Within a few years, U.S. utilities will face the prospect of serious uranium supply shortages.  Already 90 % dependent on imports, what kind of signal does closing off this vast Arizona supply send?

7. Mining uranium in Northern Arizona is not incompatible with a vibrant tourism industry, and we have the data to prove it.

Proponents of locking up roughly a million acres of prime mining land to new claims outside of the Grand Canyon National Park are quick to point out what a cataclysmic impact uranium mining will have on tourism in the area.

Kane County, Utah officials have gathered empirical data showing that this is not true.  Visitation at the Grand Canyon National Park, Grand Staircase-Escalante National Monument, and Lake Powell grew during 1981 through 1991, which are the years of Energy Fuels Nuclear operation and the comparably most intense period of mining on the Arizona Strip to date.

In that timeframe, visitation grew steadily to a nearly 100% increase over 1981 visitation levels.  By way of comparison, during the same timeframe visitation to all of the U.S. National Parks combined stayed consistent at a roughly 25 % increase over 1981 levels.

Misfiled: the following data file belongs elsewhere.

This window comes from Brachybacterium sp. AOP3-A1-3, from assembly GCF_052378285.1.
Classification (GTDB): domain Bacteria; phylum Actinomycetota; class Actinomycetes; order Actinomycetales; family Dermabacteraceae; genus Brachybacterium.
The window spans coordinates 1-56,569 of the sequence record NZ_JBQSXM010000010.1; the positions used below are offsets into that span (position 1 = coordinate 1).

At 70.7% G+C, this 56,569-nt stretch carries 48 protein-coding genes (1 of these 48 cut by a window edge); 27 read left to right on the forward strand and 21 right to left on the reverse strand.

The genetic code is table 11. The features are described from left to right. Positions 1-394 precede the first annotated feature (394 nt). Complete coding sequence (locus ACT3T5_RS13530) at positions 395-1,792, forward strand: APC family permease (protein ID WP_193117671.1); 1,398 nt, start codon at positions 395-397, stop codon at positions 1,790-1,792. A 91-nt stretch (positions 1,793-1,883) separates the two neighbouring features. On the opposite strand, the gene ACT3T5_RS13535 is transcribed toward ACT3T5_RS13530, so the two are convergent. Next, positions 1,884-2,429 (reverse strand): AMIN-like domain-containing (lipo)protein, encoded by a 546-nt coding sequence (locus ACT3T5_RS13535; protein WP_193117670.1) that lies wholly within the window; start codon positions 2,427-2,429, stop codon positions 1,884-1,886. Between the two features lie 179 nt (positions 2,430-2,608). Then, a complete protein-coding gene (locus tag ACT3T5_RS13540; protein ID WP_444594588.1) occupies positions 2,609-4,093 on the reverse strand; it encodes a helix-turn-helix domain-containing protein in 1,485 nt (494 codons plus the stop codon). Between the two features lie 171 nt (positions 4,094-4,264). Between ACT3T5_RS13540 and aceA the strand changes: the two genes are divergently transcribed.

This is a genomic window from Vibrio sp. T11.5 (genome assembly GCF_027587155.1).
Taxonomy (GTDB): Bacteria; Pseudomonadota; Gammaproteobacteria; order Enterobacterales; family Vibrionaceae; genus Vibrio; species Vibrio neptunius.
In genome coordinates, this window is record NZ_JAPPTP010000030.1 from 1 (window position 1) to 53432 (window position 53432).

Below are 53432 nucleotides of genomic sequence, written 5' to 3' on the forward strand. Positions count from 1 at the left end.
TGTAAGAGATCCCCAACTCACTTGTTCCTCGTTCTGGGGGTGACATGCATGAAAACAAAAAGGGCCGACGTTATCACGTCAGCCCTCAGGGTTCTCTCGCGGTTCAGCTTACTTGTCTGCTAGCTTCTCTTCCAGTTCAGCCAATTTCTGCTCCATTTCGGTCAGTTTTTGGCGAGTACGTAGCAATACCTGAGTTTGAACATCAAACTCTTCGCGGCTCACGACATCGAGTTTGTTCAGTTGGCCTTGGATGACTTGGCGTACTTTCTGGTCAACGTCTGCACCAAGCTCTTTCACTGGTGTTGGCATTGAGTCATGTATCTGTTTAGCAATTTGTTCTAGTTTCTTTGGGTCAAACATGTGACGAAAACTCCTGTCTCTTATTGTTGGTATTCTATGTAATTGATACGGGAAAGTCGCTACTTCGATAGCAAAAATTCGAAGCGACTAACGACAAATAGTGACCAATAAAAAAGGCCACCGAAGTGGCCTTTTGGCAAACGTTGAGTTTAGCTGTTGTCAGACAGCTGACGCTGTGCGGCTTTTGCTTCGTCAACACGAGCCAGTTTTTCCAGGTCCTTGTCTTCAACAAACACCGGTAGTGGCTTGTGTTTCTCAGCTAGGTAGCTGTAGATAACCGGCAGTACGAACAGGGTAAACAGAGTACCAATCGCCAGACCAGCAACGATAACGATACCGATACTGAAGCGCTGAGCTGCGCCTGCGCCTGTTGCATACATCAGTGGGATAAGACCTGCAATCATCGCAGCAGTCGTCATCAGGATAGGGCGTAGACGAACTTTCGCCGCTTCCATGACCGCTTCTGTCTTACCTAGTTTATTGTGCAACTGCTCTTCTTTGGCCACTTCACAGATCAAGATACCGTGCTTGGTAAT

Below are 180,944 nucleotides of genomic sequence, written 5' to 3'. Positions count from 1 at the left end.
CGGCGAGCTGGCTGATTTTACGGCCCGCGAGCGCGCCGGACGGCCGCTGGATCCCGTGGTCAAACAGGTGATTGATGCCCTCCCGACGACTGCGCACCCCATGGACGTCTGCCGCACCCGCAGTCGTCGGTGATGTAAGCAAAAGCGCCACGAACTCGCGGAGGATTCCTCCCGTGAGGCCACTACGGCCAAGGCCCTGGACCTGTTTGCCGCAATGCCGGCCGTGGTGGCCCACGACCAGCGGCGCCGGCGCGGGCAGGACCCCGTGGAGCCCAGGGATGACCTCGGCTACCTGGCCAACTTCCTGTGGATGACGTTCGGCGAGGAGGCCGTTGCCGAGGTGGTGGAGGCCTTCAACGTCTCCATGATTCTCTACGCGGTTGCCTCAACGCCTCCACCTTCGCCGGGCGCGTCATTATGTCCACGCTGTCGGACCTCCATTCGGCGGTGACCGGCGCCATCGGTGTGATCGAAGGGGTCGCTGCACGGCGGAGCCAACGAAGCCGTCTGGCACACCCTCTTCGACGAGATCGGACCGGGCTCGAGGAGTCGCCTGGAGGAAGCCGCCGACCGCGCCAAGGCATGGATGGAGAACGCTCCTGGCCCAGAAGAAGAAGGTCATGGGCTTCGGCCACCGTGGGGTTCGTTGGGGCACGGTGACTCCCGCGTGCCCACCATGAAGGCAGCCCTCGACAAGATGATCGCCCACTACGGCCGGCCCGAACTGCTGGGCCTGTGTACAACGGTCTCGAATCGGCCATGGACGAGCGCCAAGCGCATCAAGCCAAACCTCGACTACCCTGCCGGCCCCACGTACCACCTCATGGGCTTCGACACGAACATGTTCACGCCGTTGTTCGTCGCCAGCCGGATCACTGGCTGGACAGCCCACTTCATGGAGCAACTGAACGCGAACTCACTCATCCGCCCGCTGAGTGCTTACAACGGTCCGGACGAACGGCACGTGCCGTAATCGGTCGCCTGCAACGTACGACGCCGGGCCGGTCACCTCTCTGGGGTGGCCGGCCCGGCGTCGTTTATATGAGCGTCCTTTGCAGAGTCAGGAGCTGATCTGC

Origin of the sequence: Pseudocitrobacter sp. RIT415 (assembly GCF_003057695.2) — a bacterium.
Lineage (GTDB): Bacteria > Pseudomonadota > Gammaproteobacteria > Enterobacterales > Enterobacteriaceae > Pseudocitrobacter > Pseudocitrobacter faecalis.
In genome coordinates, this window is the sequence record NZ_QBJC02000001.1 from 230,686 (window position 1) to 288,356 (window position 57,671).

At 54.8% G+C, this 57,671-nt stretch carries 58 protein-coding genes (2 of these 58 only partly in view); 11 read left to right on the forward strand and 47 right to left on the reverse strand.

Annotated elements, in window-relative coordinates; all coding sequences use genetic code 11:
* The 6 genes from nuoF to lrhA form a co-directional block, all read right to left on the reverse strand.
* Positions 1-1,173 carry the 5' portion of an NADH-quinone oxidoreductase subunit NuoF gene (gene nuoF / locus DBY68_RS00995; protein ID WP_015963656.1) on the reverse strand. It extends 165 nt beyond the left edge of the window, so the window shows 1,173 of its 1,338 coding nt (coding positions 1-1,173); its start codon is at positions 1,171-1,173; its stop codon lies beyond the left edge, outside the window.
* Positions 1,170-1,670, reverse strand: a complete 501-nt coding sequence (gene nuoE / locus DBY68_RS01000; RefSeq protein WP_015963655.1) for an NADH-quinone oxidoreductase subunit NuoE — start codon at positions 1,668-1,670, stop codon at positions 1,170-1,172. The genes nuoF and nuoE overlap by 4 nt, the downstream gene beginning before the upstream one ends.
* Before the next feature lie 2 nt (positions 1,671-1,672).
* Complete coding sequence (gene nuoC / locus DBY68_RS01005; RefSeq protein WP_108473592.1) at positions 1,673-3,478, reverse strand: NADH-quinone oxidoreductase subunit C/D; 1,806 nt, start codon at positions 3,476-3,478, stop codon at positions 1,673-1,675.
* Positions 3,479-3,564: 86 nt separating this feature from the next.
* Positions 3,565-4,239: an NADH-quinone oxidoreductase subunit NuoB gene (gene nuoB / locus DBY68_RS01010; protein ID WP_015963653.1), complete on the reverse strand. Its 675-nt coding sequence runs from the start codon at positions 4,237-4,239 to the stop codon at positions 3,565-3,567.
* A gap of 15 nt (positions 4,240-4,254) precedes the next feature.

If uranium mining on the Arizona strip is cataclysmic to the regional tourism industry, no one has bothered to tell the tourists – this argument is pure nonsense and utterly false.

8. Needlessly banning new mining claims in Northern Arizona will have devastating economic impacts to the local economy.

According to the Joint Economic Committee, Arizona is feeling the same unemployment crunch as the rest of the country, with payroll unemployment in the State at 8.7% as of November 2011.

According to local officials, unemployment ranges from 11-17% in the immediate area surrounding the Administration’s withdrawal of prime uranium mining lands, with unemployment climbing as high as 52 % on the nearby Navajo Reservation.